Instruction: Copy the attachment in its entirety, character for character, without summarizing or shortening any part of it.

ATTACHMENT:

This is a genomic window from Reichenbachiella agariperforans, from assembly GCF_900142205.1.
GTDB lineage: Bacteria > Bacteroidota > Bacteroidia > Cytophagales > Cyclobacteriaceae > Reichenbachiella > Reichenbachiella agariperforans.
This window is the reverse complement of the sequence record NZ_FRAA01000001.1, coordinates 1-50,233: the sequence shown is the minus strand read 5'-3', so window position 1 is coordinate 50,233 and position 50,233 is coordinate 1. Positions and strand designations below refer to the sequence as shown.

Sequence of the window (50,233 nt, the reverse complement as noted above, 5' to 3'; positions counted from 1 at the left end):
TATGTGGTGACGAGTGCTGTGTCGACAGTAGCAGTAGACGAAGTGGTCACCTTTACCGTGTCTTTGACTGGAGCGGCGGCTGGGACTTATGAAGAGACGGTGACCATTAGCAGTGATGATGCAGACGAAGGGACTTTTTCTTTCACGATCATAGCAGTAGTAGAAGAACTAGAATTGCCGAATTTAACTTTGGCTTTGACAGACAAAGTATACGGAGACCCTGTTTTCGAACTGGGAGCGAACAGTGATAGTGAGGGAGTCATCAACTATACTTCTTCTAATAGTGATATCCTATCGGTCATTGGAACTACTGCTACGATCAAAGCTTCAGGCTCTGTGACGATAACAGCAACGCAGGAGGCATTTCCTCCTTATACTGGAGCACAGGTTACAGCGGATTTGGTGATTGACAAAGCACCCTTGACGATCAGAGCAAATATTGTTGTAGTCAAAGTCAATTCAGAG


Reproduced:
This is a genomic window from Reichenbachiella agariperforans, from assembly GCF_900142205.1.
GTDB lineage: Bacteria > Bacteroidota > Bacteroidia > Cytophagales > Cyclobacteriaceae > Reichenbachiella > Reichenbachiella agariperforans.
This window is the reverse complement of the sequence record NZ_FRAA01000001.1, coordinates 1-50,233: the sequence shown is the minus strand read 5'-3', so window position 1 is coordinate 50,233 and position 50,233 is coordinate 1. Positions and strand designations below refer to the sequence as shown.

Sequence of the window (50,233 nt, the reverse complement as noted above, 5' to 3'; positions counted from 1 at the left end):
TATGTGGTGACGAGTGCTGTGTCGACAGTAGCAGTAGACGAAGTGGTCACCTTTACCGTGTCTTTGACTGGAGCGGCGGCTGGGACTTATGAAGAGACGGTGACCATTAGCAGTGATGATGCAGACGAAGGGACTTTTTCTTTCACGATCATAGCAGTAGTAGAAGAACTAGAATTGCCGAATTTAACTTTGGCTTTGACAGACAAAGTATACGGAGACCCTGTTTTCGAACTGGGAGCGAACAGTGATAGTGAGGGAGTCATCAACTATACTTCTTCTAATAGTGATATCCTATCGGTCATTGGAACTACTGCTACGATCAAAGCTTCAGGCTCTGTGACGATAACAGCAACGCAGGAGGCATTTCCTCCTTATACTGGAGCACAGGTTACAGCGGATTTGGTGATTGACAAAGCACCCTTGACGATCAGAGCAAATATTGTTGTAGTCAAAGTCAATTCAGAG